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A Columbia professor argues against our drug puritanism

Exploring the promise — and blind spots — of Carl Hart’s “Drug Use for Grown-Ups.”

It’s not often that I read a book and find myself torn over its thesis, but that’s what happened when I picked up Carl L. Hart’s Drug Use for Grown-Ups.

Hart is a neuroscientist and a professor of psychology at Columbia University. For roughly two decades, he has studied the behavioral and neuropharmacological effects of drugs on human subjects.

But his work — and this book in particular — pushes the boundaries, both within his field of research and within the public discourse more generally. Part of Hart’s argument is uncontroversial: America’s drug regime is a failure. The drug war has done almost nothing to curb drug use and has instead subsidized a sprawling prison-industrial complex and helped militarize police departments across the country. This is now so obvious that it’s practically become bipartisan conventional wisdom.

But Hart goes further than this. He believes our entire way of talking about drugs and addiction is not just wrong — it’s actively blocking the way to a society that lives up to its ideals of liberty and the pursuit of happiness. All drugs, he argues, should be fully legalized, and instead of punishing or shaming people for drug use, we should focus on helping them use drugs as wisely as possible.

As you can imagine, Hart’s research has its share of critics, even as mainstream attention to his work has grown. He makes some categorical claims that threaten years of consensus, offers data points that critics say are based on selective misreadings of the scientific evidence, and is fairly unsparing in his criticism of those who disagree with him. He occupies a unique position in the discourse on drugs — an academic with an activist’s zeal for his cause — and I thought a conversation with him about “responsible drug use” and the points of tension in his research would be illuminating.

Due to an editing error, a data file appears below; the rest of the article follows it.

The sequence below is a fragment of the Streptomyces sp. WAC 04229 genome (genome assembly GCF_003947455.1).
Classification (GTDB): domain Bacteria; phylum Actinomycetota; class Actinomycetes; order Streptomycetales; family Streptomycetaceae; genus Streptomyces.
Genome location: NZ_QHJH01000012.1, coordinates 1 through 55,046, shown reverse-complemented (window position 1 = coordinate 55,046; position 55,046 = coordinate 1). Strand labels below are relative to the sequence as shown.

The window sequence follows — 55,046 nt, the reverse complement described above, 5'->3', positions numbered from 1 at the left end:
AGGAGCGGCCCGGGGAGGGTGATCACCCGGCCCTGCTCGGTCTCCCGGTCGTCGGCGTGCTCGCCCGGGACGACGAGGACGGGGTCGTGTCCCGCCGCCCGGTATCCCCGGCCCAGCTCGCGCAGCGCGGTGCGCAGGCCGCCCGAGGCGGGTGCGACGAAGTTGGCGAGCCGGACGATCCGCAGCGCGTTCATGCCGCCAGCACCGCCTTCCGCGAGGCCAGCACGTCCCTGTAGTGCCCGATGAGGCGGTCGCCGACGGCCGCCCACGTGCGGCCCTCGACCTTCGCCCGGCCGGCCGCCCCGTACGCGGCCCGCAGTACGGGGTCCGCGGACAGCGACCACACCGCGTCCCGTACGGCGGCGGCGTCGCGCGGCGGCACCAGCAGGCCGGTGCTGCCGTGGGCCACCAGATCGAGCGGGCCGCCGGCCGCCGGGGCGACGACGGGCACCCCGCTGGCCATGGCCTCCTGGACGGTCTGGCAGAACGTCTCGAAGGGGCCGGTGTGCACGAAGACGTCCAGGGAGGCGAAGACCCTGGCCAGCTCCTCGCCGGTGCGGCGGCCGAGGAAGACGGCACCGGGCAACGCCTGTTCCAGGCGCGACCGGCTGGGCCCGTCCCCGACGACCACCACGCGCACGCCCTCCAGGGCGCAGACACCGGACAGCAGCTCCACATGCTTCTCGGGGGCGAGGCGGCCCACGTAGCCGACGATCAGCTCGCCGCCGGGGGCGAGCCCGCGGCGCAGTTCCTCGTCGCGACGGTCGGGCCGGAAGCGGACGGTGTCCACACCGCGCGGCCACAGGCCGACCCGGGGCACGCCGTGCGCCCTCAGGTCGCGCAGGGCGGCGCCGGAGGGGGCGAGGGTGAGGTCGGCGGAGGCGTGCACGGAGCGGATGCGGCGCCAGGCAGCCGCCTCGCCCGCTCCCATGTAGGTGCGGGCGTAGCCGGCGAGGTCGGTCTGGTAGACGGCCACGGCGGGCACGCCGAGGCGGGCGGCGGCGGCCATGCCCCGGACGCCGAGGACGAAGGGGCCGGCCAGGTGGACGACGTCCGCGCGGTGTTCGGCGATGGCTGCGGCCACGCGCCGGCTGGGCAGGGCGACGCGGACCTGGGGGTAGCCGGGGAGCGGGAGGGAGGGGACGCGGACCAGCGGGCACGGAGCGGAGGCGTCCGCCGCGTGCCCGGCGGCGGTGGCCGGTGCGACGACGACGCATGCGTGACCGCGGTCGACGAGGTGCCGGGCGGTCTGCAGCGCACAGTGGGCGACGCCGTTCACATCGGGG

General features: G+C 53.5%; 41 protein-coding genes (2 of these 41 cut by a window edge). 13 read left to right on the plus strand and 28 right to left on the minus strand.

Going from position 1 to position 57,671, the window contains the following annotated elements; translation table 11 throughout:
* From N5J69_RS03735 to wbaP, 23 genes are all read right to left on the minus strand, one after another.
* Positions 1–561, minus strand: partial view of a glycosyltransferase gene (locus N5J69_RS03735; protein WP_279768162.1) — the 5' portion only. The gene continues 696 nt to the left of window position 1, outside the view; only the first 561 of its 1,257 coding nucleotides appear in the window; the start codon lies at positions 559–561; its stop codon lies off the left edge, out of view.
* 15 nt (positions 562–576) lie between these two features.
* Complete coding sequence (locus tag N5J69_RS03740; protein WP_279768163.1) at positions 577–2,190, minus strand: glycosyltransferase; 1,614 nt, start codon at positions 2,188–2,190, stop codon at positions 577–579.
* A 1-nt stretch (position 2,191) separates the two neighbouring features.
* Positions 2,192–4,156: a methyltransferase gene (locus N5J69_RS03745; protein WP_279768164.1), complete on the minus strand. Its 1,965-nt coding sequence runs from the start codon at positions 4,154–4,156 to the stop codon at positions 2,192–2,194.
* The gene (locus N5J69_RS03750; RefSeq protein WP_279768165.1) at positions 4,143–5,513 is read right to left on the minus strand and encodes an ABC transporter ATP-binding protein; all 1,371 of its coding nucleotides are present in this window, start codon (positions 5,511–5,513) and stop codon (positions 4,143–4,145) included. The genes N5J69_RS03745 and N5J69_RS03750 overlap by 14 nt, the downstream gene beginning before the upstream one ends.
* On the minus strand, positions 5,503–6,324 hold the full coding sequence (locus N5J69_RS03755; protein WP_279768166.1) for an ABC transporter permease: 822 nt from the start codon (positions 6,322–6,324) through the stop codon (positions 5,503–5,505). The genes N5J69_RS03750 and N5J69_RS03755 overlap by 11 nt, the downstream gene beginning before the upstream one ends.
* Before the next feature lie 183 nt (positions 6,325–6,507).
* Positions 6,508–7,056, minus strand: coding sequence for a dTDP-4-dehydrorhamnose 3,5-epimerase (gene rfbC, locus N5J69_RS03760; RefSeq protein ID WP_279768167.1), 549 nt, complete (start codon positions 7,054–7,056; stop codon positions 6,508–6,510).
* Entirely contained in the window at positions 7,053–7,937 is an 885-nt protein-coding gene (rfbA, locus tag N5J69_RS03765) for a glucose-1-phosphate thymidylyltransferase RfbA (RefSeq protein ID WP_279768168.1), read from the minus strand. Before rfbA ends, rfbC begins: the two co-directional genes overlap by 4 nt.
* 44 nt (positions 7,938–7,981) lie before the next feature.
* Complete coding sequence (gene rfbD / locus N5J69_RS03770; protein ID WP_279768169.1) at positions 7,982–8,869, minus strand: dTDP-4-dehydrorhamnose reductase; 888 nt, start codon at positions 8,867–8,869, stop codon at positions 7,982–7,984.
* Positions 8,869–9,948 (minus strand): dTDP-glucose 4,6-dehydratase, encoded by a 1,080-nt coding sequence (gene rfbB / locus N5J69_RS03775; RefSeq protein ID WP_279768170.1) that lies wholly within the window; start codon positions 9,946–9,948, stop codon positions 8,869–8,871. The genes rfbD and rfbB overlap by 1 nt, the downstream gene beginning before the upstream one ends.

I should say up front that my life has been improved by the use of drugs, particularly psychedelics. And I believe that people should be able to experiment with their own consciousness however they want, as long as they’re not harming other people. But when we’re thinking about drugs at the societal level, things get more complicated.

All of which is to say this is a difficult conversation. Some — not all — of my reservations about Hart’s thesis faded the more we spoke. And while I still don’t buy his claim that it’s “misleading” to argue that a drug like LSD is less addictive than, say, heroin, he still has some worthwhile insights into drugs and their role in human life.

A lightly edited transcript of our conversation follows.

Sean Illing

You wrote this book for lots of reasons, but one of them is that you’re very unhappy with the way we talk about drugs and addiction in this country. What would you say is your biggest complaint on this front?

Carl Hart

The way you ask the question captures the problem: Drugs and addiction have nothing to do with each other, but we always marry them. That’s probably my biggest gripe. My question is always, when are we allowed to grow up in this country? You and I both served our country in the military. We both did our part. I contribute to my community. I don’t want anyone telling me what to do as long as I’m not hurting anyone else.